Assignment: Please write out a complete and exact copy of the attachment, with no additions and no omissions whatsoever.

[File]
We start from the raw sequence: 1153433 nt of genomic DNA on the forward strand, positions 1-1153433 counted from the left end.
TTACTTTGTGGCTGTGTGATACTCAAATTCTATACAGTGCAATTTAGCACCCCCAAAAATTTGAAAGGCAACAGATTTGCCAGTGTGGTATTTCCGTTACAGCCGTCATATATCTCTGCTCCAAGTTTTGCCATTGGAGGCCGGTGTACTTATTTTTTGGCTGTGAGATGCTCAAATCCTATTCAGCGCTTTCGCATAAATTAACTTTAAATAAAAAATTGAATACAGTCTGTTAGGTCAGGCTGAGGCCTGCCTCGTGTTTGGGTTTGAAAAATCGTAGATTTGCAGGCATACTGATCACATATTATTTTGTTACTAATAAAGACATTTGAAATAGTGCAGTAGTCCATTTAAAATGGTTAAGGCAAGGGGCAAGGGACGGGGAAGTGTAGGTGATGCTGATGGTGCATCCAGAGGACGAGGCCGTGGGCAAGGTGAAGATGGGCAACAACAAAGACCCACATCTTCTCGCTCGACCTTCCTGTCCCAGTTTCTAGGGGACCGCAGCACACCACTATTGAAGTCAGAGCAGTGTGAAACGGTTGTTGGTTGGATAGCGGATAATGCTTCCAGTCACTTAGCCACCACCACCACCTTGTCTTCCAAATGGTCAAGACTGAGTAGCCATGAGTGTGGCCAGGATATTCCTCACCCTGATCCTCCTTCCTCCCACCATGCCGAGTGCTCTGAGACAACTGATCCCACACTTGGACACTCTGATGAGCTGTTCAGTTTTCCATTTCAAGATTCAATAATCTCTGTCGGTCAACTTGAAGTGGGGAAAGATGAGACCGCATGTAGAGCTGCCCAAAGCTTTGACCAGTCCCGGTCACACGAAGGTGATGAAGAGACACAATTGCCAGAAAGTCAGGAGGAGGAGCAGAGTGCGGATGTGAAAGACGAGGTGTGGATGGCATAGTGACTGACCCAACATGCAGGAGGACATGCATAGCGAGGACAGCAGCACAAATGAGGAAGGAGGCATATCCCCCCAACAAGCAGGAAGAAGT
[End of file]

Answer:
We start from the raw sequence: 1153433 nt of genomic DNA on the forward strand, positions 1-1153433 counted from the left end.
TTACTTTGTGGCTGTGTGATACTCAAATTCTATACAGTGCAATTTAGCACCCCCAAAAATTTGAAAGGCAACAGATTTGCCAGTGTGGTATTTCCGTTACAGCCGTCATATATCTCTGCTCCAAGTTTTGCCATTGGAGGCCGGTGTACTTATTTTTTGGCTGTGAGATGCTCAAATCCTATTCAGCGCTTTCGCATAAATTAACTTTAAATAAAAAATTGAATACAGTCTGTTAGGTCAGGCTGAGGCCTGCCTCGTGTTTGGGTTTGAAAAATCGTAGATTTGCAGGCATACTGATCACATATTATTTTGTTACTAATAAAGACATTTGAAATAGTGCAGTAGTCCATTTAAAATGGTTAAGGCAAGGGGCAAGGGACGGGGAAGTGTAGGTGATGCTGATGGTGCATCCAGAGGACGAGGCCGTGGGCAAGGTGAAGATGGGCAACAACAAAGACCCACATCTTCTCGCTCGACCTTCCTGTCCCAGTTTCTAGGGGACCGCAGCACACCACTATTGAAGTCAGAGCAGTGTGAAACGGTTGTTGGTTGGATAGCGGATAATGCTTCCAGTCACTTAGCCACCACCACCACCTTGTCTTCCAAATGGTCAAGACTGAGTAGCCATGAGTGTGGCCAGGATATTCCTCACCCTGATCCTCCTTCCTCCCACCATGCCGAGTGCTCTGAGACAACTGATCCCACACTTGGACACTCTGATGAGCTGTTCAGTTTTCCATTTCAAGATTCAATAATCTCTGTCGGTCAACTTGAAGTGGGGAAAGATGAGACCGCATGTAGAGCTGCCCAAAGCTTTGACCAGTCCCGGTCACACGAAGGTGATGAAGAGACACAATTGCCAGAAAGTCAGGAGGAGGAGCAGAGTGCGGATGTGAAAGACGAGGTGTGGATGGCATAGTGACTGACCCAACATGCAGGAGGACATGCATAGCGAGGACAGCAGCACAAATGAGGAAGGAGGCATATCCCCCCAACAAGCAGGAAGAAGT